I might just buy another small one near Thanksgiving and save it for summer.

      Alice

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  3. I always love hearing what is growing in gardens in different locations--apples and pears are a ways off for us! We are getting a bumper crop of green beans and my husband found a hidden zucchini that got big quickly!

    We are leaving on a road trip in a few days. I went to Aldi to prepare and when I looked in my cart at the end of my shopping session, I realized that I was purchasing items I would otherwise never buy--but as L&L said, convenience foods that I buy in a store are still less expensive than buying snacks in a gas station or eating lots of meals out! Dried fruit, canned stew, instant mac and cheese, summer sausage ... all should be helpful.

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    1. I'm not big on convenience foods mostly because I don't think they taste good but I have purchased them and there's nothing wrong with doing that! The steak we bought (see above) were prime rib thick slices. They were fully cooked and just needed to be reheated. I am terrible at cooking steak so we tried these and LOVED them. I have dumplings, eggrolls and a few other convenience foods in my freezer and we'll use them when I am too busy to make anything else.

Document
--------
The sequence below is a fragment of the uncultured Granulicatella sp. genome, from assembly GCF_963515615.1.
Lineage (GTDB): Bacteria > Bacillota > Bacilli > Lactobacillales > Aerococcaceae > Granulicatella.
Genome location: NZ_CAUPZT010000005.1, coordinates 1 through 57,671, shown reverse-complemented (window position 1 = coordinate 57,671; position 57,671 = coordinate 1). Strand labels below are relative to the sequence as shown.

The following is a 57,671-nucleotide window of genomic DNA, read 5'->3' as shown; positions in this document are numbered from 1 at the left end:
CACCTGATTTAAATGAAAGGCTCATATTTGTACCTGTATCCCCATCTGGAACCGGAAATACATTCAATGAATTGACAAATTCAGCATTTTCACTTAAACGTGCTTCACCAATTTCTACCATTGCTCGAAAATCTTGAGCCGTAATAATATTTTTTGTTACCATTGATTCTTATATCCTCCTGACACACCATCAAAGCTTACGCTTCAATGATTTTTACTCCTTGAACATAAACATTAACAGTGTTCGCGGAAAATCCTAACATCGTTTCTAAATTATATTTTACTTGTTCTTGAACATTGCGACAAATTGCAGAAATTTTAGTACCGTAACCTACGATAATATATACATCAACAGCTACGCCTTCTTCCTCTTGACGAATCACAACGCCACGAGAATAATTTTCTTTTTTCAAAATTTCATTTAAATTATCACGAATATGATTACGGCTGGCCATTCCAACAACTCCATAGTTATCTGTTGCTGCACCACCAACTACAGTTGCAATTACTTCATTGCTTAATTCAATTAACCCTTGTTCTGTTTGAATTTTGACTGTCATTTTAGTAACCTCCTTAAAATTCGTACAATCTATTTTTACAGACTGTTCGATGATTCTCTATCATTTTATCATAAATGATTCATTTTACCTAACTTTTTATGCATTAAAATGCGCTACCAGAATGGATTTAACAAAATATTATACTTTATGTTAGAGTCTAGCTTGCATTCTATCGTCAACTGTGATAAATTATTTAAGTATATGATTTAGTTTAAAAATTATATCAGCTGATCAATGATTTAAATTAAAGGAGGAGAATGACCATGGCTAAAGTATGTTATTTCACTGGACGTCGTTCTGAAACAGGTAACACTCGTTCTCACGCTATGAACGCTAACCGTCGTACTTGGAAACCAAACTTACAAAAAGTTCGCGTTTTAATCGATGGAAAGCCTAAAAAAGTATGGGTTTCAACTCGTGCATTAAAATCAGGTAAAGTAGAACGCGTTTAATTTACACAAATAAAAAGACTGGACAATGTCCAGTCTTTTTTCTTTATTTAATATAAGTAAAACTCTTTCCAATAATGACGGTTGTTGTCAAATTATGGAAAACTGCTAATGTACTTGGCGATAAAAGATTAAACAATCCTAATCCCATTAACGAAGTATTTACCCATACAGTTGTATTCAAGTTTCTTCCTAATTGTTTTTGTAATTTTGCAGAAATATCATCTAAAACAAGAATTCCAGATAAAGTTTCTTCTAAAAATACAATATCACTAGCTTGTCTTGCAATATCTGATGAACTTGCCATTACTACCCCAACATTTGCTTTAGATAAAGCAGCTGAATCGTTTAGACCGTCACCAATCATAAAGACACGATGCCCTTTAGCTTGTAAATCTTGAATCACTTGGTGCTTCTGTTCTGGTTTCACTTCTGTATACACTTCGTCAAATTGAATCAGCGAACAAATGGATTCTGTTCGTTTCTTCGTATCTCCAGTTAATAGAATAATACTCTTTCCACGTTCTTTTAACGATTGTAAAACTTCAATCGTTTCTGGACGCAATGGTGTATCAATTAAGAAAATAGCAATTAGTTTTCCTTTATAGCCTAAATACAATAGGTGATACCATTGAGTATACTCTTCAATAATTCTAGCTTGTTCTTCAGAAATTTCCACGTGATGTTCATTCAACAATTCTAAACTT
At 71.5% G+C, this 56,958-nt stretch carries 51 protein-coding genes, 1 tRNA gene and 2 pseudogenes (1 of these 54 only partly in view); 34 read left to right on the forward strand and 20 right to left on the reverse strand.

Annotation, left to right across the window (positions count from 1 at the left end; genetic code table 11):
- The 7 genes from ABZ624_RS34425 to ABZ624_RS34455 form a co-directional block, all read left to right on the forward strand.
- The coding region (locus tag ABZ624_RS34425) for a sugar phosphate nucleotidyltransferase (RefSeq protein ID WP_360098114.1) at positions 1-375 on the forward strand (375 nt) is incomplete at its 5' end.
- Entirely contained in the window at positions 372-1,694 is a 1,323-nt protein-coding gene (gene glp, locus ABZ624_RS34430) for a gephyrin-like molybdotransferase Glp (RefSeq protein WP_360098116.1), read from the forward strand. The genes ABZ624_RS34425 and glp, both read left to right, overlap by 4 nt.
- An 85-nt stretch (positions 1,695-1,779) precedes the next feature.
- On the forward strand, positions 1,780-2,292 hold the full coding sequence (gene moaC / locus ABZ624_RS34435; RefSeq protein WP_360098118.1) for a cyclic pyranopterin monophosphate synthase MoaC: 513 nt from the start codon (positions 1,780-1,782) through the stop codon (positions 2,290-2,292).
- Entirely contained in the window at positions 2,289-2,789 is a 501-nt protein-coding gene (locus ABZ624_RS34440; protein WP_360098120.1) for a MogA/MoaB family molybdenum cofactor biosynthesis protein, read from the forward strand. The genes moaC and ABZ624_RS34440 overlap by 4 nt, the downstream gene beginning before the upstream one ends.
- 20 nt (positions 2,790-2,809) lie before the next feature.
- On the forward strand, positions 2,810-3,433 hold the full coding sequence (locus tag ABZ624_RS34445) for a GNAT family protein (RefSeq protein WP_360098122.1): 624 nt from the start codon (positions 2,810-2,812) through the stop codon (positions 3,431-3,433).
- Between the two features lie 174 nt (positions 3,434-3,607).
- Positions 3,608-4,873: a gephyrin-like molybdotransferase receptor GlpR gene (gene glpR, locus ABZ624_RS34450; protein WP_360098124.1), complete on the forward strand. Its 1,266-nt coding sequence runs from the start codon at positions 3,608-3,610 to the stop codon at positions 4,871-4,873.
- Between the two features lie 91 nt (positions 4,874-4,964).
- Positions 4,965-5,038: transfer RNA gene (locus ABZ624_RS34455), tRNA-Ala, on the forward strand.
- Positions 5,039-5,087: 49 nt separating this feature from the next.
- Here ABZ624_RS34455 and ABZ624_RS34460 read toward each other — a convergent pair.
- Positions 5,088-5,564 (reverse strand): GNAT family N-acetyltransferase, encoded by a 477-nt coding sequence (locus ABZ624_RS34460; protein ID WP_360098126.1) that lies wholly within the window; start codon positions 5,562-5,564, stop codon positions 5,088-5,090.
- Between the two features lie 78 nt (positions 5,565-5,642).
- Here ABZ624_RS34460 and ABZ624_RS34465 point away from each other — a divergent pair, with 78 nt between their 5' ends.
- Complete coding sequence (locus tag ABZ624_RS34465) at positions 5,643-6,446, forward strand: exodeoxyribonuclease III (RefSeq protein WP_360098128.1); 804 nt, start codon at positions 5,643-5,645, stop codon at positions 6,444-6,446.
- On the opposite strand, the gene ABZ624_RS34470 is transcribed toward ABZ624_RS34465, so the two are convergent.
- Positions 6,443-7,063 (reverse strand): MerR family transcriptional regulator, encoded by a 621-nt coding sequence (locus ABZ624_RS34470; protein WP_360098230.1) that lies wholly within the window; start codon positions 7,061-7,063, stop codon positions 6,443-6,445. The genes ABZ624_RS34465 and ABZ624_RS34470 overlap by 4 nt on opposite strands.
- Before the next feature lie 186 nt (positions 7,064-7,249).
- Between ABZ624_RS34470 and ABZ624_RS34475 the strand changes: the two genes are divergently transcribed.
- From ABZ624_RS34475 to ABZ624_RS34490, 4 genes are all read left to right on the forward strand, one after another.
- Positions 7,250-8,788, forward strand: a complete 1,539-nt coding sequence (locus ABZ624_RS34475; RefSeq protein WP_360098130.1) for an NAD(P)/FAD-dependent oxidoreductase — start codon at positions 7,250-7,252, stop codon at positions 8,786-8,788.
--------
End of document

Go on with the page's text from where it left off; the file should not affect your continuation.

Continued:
When I was on vacation we had a hot breakfast as part of our hotel stay so we ate well for breakfast and ate nothing for lunch and bought dinner out. I intentionally had leftovers so my daughter (who is interning down there) could have those for lunches and suppers later after we left. That allowed her to not have to cook (tiny, tiny little kitchenette) and she could freeze some for later.

      Peaches are starting here and they are cling peaches I did make my first batch of peach jam! Can't wait for the cling-free around the middle of August!

      Alice

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    2. Alice, you are fortunate to live close to Horrocks! I loved going to Horrocks when I lived in Lansing. Great deal on milk!